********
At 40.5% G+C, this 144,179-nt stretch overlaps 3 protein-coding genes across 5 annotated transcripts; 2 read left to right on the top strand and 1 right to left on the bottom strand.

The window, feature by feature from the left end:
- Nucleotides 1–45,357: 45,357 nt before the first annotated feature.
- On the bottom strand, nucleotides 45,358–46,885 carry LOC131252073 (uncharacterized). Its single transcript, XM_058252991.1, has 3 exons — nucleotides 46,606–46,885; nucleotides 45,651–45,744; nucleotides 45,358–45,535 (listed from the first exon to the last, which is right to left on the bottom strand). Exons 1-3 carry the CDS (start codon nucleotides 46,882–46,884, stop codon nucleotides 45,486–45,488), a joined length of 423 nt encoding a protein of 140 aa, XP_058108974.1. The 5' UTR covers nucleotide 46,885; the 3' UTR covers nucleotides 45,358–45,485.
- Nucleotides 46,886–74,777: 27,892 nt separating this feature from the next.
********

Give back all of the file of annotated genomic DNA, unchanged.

At 40.5% G+C, this 144,179-nt stretch overlaps 3 protein-coding genes across 5 annotated transcripts; 2 read left to right on the top strand and 1 right to left on the bottom strand.

The window, feature by feature from the left end:
- Nucleotides 1–45,357: 45,357 nt before the first annotated feature.
- On the bottom strand, nucleotides 45,358–46,885 carry LOC131252073 (uncharacterized). Its single transcript, XM_058252991.1, has 3 exons — nucleotides 46,606–46,885; nucleotides 45,651–45,744; nucleotides 45,358–45,535 (listed from the first exon to the last, which is right to left on the bottom strand). Exons 1-3 carry the CDS (start codon nucleotides 46,882–46,884, stop codon nucleotides 45,486–45,488), a joined length of 423 nt encoding a protein of 140 aa, XP_058108974.1. The 5' UTR covers nucleotide 46,885; the 3' UTR covers nucleotides 45,358–45,485.
- Nucleotides 46,886–74,777: 27,892 nt separating this feature from the next.